Christopher Galt (the pseudonym of Craig Russell) examines the consequences—both positive and negative—of technological advances in his near-future thriller Biblical.

How do you feel about rapidly accelerating technology?

I think this is the most exciting time to be alive. We have progressed more technologically in the last 50 years than in the entire history of mankind. I think the benefits of advances in neuroscience, medicine, genetics, artificial intelligence, and computing all have had a massive positive effect on our lives and will continue to do so. Research into the potential uses of graphene, an ultrathin form of carbon, for example, hasn’t really yet registered with the general population, but it’s going to change the lives of everyone on the planet on a massive scale.

Is there a peril?

I am deeply concerned about the use of these technologies in the military field. The military is developing automated weapons, many of which move on legs rather than wheels and will enter hostile territory and make decisions, based on algorithms, on whether to kill the people they find. I honestly believe, before there’s any further development, that autonomous weapons based on AI should be banned under international convention, pretty much like chemical weapons are.

What do you see as the future of these developments?

The biggest threat to humanity posed by AI and other technologies is paradoxically seen as their biggest benefit, and this is one of the main engines behind Biblical. Some people believe our only hope of surviving the technological singularity is to engage with it fully and to use emergent technologies to enhance ourselves as human beings. Transhumanists believe we actually have a duty to do this and that the next phase in human evolution should be kick-started by humans themselves. To avoid becoming slaves to technologies of our own making, which we will no longer understand, we fuse with the technology. We become posthuman. Others argue, with some logic, that doing so would be self-defeating, and we would lose everything that makes us human. That we would, effectively, evolve humanity into extinction.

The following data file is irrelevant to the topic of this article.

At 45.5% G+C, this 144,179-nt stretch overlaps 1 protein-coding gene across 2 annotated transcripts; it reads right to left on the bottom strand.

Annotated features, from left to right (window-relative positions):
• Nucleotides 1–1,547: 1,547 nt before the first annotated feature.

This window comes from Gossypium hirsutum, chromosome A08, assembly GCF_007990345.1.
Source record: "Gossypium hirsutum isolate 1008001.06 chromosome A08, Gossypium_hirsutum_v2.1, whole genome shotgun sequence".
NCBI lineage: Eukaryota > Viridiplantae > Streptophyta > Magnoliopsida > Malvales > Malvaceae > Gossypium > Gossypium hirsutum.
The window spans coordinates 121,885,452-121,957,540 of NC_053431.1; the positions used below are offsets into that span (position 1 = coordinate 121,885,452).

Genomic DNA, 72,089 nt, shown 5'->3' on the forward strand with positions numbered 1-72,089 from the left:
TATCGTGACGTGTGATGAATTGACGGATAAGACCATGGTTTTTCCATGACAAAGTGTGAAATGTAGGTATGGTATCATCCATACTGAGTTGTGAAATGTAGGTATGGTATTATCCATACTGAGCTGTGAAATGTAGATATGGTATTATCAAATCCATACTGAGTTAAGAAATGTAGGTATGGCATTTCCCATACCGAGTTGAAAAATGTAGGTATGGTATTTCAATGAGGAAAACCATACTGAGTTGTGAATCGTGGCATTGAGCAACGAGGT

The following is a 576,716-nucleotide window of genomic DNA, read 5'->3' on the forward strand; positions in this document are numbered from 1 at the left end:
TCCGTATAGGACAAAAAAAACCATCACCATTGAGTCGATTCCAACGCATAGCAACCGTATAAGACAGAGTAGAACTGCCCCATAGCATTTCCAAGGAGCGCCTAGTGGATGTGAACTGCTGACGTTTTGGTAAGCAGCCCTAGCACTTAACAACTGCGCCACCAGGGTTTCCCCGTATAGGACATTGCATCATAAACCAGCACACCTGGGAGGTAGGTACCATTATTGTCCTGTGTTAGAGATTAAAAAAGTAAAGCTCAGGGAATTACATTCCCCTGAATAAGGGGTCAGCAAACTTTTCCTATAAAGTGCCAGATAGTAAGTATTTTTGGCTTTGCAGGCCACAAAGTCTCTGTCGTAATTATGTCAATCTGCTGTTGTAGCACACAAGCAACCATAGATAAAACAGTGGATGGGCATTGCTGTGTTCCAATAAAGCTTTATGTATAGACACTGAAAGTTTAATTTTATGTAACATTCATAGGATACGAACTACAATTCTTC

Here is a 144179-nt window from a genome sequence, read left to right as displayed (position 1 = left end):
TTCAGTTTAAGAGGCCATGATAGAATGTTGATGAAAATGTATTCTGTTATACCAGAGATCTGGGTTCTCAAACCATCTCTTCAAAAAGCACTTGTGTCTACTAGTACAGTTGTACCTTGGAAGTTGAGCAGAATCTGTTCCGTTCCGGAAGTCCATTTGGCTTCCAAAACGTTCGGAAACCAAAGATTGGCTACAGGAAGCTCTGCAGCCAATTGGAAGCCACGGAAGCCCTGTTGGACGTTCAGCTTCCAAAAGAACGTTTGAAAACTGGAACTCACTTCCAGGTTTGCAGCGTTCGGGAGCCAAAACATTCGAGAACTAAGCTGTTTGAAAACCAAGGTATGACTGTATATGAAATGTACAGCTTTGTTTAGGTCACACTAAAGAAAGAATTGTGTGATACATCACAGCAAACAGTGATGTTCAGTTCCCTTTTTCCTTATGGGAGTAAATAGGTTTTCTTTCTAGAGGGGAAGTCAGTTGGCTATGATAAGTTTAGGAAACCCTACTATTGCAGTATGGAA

Can we anticipate the consequences?

There’s more than a touch of Boiled Frog Syndrome at work. Everyone is aware of the rapid advance of information and artificial intelligence technologies, but only because their TVs get thinner and have better definition every year. And their smartphones get smarter. We really are within a decade of seeing driverless cars become the norm rather than the exception, and that’s something that came up on us really fast. My concern is that other, less beneficent technologies might similarly sneak up on us.